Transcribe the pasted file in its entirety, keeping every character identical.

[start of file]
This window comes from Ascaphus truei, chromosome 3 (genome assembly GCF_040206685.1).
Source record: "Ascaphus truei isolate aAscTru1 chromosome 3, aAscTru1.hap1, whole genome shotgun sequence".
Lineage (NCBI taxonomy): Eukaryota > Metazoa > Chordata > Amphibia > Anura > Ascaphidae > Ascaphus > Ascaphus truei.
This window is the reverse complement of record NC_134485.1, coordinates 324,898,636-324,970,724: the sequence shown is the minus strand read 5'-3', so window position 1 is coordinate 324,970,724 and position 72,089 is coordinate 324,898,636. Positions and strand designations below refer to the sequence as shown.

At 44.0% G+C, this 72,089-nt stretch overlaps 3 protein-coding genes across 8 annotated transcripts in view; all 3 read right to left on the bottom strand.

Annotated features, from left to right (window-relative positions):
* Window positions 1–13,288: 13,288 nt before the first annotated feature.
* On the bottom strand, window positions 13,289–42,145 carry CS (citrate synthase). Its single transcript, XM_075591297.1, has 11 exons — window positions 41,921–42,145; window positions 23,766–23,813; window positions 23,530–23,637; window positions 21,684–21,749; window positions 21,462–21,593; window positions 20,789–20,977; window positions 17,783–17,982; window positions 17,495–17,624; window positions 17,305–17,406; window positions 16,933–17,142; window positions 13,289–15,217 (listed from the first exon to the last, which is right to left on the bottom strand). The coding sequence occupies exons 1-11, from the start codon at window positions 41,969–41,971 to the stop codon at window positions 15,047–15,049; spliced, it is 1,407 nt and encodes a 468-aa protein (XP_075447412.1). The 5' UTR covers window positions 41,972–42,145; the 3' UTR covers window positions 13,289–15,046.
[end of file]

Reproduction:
This window comes from Ascaphus truei, chromosome 3 (genome assembly GCF_040206685.1).
Source record: "Ascaphus truei isolate aAscTru1 chromosome 3, aAscTru1.hap1, whole genome shotgun sequence".
Lineage (NCBI taxonomy): Eukaryota > Metazoa > Chordata > Amphibia > Anura > Ascaphidae > Ascaphus > Ascaphus truei.
This window is the reverse complement of record NC_134485.1, coordinates 324,898,636-324,970,724: the sequence shown is the minus strand read 5'-3', so window position 1 is coordinate 324,970,724 and position 72,089 is coordinate 324,898,636. Positions and strand designations below refer to the sequence as shown.

At 44.0% G+C, this 72,089-nt stretch overlaps 3 protein-coding genes across 8 annotated transcripts in view; all 3 read right to left on the bottom strand.

Annotated features, from left to right (window-relative positions):
* Window positions 1–13,288: 13,288 nt before the first annotated feature.
* On the bottom strand, window positions 13,289–42,145 carry CS (citrate synthase). Its single transcript, XM_075591297.1, has 11 exons — window positions 41,921–42,145; window positions 23,766–23,813; window positions 23,530–23,637; window positions 21,684–21,749; window positions 21,462–21,593; window positions 20,789–20,977; window positions 17,783–17,982; window positions 17,495–17,624; window positions 17,305–17,406; window positions 16,933–17,142; window positions 13,289–15,217 (listed from the first exon to the last, which is right to left on the bottom strand). The coding sequence occupies exons 1-11, from the start codon at window positions 41,969–41,971 to the stop codon at window positions 15,047–15,049; spliced, it is 1,407 nt and encodes a 468-aa protein (XP_075447412.1). The 5' UTR covers window positions 41,972–42,145; the 3' UTR covers window positions 13,289–15,046.